Learn how to use Mali Offline Compiler to analyze the performance of shader programs. This example demonstrates how to visualize performance bottlenecks on a Mali GPU target.

Before you begin

  1. Download and install Arm Mobile Studio.
  2. On Linux or macOS, add the install location of Mali Offline Compiler to your PATH environment variable so that you can compile from any directory. If you installed on Windows using the installer, this step is done automatically.

    If you omit this step, you must navigate to the <install_location>/mali_offline_compiler directory each time you want to run Mali Offline Compiler.

  3. In a terminal, test that Mali Offline Compiler is installed correctly, by typing:
    malioc --help

    The --help option returns usage instructions and the full list of available options for the malioc command.

Note: On macOS, Mali Offline Compiler might not be recognised as an application from an identified developer. To enable Mali Offline Compiler, open System Preferences > Security & Privacy, and select  Allow Anyway for the 'malioc' item.

Compile your shader

The following Open GL ES fragment shader implements the horizontal pass of a 5-tap separable Gaussian blur, with an optional tone mapping stage implemented using a matrix multiply:

#version 310 es  
#define WINDOW_SIZE 5  
precision highp float;  
precision highp sampler2D;  
uniform bool toneMap;  
uniform sampler2D texUnit;  
uniform mat4 colorModulation;  
uniform float gaussOffsets[WINDOW_SIZE];  
uniform float gaussWeights[WINDOW_SIZE];  
in vec2 texCoord;  
out vec4 fragColor;  
void main() {  
   fragColor = vec4(0.0);  
   // For each gaussian sample  
   for (int i = 0; i < WINDOW_SIZE; i++) {  
       // Create sample texture coord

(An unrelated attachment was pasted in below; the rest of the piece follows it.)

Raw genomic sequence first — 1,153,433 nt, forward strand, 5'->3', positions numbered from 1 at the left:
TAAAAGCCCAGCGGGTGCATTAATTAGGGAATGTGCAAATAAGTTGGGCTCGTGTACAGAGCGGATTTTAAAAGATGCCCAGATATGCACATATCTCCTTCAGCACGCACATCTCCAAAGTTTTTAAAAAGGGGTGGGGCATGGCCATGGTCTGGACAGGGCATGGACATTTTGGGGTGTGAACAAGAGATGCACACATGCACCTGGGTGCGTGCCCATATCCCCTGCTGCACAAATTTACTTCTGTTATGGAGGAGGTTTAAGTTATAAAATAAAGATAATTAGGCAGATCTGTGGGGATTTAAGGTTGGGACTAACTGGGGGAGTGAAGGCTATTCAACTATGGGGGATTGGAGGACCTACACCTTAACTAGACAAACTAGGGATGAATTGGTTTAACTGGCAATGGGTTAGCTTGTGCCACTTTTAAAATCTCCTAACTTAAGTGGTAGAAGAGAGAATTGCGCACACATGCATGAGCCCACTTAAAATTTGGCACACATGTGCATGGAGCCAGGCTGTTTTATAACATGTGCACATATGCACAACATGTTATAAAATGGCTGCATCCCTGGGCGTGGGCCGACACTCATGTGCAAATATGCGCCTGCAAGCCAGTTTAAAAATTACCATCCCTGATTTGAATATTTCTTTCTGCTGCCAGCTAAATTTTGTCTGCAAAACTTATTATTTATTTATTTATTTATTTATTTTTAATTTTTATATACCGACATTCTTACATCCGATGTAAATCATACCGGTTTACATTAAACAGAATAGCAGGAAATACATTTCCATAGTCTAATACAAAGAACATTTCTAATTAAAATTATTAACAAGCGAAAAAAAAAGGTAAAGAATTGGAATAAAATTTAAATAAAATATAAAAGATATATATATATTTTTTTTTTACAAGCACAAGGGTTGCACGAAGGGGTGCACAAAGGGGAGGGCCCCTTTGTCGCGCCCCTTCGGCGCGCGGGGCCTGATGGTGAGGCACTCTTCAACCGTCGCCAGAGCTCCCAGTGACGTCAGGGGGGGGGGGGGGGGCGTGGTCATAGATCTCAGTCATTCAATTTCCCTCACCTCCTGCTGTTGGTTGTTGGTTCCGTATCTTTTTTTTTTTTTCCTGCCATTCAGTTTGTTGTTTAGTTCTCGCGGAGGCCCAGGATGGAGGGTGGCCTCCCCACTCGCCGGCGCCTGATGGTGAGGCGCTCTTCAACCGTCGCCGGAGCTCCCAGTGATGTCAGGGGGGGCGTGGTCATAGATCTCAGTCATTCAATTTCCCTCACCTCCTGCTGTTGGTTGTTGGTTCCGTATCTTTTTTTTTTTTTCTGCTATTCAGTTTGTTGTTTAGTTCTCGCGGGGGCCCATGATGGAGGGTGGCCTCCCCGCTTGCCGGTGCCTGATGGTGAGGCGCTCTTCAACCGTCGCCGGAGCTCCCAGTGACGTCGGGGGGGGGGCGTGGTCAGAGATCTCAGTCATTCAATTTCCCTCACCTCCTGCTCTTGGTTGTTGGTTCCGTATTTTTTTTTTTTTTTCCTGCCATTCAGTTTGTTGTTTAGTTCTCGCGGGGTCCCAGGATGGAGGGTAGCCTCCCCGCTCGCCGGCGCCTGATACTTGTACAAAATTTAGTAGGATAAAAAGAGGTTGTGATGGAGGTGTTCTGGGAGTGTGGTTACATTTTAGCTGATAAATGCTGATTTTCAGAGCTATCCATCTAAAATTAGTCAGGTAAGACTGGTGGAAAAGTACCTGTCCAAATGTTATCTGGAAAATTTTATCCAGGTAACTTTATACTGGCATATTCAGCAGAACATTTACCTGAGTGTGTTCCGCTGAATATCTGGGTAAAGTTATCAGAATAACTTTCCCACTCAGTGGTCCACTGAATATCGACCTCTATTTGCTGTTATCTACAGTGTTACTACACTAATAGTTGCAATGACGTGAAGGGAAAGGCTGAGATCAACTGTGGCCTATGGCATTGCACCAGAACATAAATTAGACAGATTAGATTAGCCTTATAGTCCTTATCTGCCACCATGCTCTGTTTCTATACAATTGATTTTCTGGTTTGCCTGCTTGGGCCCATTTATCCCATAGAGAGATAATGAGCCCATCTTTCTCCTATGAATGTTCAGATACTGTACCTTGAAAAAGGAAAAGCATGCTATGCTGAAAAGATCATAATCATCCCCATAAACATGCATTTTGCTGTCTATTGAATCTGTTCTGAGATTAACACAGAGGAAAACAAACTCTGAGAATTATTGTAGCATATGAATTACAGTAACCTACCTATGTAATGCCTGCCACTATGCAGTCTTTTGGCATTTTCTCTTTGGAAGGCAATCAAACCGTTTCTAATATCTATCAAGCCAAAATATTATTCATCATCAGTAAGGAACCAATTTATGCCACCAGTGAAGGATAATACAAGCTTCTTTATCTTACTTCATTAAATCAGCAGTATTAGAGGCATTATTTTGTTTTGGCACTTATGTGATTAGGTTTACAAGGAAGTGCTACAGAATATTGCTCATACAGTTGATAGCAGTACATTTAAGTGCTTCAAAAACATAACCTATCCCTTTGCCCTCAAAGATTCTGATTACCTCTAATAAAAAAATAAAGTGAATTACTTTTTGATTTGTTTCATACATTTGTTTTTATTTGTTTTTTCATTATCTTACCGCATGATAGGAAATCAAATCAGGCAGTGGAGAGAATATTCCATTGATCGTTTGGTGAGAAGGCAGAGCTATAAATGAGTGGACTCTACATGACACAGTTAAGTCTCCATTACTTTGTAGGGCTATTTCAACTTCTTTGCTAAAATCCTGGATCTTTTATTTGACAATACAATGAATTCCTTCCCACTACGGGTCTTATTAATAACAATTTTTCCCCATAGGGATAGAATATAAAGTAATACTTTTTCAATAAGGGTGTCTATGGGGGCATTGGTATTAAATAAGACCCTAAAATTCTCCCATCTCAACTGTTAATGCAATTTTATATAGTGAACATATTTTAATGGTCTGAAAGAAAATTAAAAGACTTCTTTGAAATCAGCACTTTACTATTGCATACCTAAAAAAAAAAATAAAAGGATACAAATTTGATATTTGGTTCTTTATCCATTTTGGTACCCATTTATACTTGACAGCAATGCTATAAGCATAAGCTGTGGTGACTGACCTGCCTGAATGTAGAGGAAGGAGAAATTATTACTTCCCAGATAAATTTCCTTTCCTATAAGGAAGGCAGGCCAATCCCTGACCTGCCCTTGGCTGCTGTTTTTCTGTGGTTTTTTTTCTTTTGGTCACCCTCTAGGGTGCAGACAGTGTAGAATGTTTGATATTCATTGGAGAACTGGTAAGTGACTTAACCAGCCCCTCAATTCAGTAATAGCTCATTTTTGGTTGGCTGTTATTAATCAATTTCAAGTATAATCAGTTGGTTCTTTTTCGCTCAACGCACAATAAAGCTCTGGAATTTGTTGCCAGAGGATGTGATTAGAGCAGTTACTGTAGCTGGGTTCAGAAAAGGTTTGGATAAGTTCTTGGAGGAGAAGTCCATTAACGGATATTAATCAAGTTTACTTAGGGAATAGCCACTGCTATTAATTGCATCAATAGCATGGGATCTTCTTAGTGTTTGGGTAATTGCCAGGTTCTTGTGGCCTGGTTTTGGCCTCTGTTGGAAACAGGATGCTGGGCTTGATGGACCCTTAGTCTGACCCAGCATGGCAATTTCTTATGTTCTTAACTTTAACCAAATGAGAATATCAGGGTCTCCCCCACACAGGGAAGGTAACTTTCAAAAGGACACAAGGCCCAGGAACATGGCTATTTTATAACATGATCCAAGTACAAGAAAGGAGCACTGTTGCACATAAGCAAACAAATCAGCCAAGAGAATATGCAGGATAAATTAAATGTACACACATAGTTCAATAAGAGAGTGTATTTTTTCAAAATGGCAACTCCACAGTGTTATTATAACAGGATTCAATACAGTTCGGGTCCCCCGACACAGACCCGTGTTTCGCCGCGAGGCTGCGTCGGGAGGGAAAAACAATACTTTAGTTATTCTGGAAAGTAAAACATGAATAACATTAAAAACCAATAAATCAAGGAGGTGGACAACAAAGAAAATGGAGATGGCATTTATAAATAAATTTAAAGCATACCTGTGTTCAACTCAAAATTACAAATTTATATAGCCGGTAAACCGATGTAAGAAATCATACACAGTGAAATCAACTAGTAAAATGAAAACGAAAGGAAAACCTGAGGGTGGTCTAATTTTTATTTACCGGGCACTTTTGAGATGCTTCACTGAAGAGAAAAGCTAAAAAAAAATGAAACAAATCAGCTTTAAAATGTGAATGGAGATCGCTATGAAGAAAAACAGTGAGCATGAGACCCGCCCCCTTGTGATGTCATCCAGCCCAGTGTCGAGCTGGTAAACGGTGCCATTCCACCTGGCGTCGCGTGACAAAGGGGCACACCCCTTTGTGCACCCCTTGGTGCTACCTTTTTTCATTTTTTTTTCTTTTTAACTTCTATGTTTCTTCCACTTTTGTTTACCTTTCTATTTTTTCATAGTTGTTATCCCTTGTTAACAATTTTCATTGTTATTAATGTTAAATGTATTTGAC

vec2 offsetTexCoord = texCoord + vec2(gaussOffsets[i], 0.0);  
       // Load data and perform tone mapping  
       vec4 data = texture(texUnit, offsetTexCoord);  
       if (toneMap) {  
           data *= colorModulation;  
       // Accumulate result  
       fragColor += data * gaussWeights[i];  
  1. In a terminal window, enter the following command to instruct Mali Offline Compiler to compile the shader for a device with a Mali-G76 GPU:
    malioc -c Mali-G76 gauss_blur.frag

    This returns the following performance report:

    Mali Offline Compiler v7.0.0 (Build bc7a3e) 
    Copyright 2007-2019 Arm Limited, all rights reserved 
    Hardware: Mali-G76 r0p0 
    Driver: Bifrost r19p0-00rel0 
    Shader type: OpenGL ES Fragment 
    Main shader 
    Work registers: 32 
    Uniform registers: 34 
    Stack spilling: False 
                                 A   LS    V    T  Bound 
    Total Instruction Cycles:  4.5  0.0  0.2  2.5      A 
    Shortest Path Cycles:      1.0  0.0  0.2  2.5      T 
    Longest Path Cycles:       4.5  0.0  0.2  2.5      A 
    A = Arithmetic, LS = Load/Store, V = Varying, T = Texture 
    Shader properties 
    Uniform computation: False
  2. Analyze the report. To decide which part of your shader code you need to optimize, identify the critical path units from the hardware units running in parallel. The performance table for the Main shader provides an approximate cycle cost breakdown for the major functional units in the design. For this shader you can see that:

    1. The shader is texture bound when not using tone mapping. T is the highest value for the shortest path, taking 0.5 cycles a sample for this 5-sample blur. This is as fast as the hardware texture filtering unit in a Mali-G76 can go.
    2. The shader is arithmetic bound when using matrix-based tone mapping. A is the highest value for the longest path when the conditional tone mapping block is executed.

For full details of all of the reported sections and fields, refer to the Mali Offline Compiler User Guide.

Optimize your shader program

Now you have identified the critical path, speed up the tone mapping to improve performance of the shader.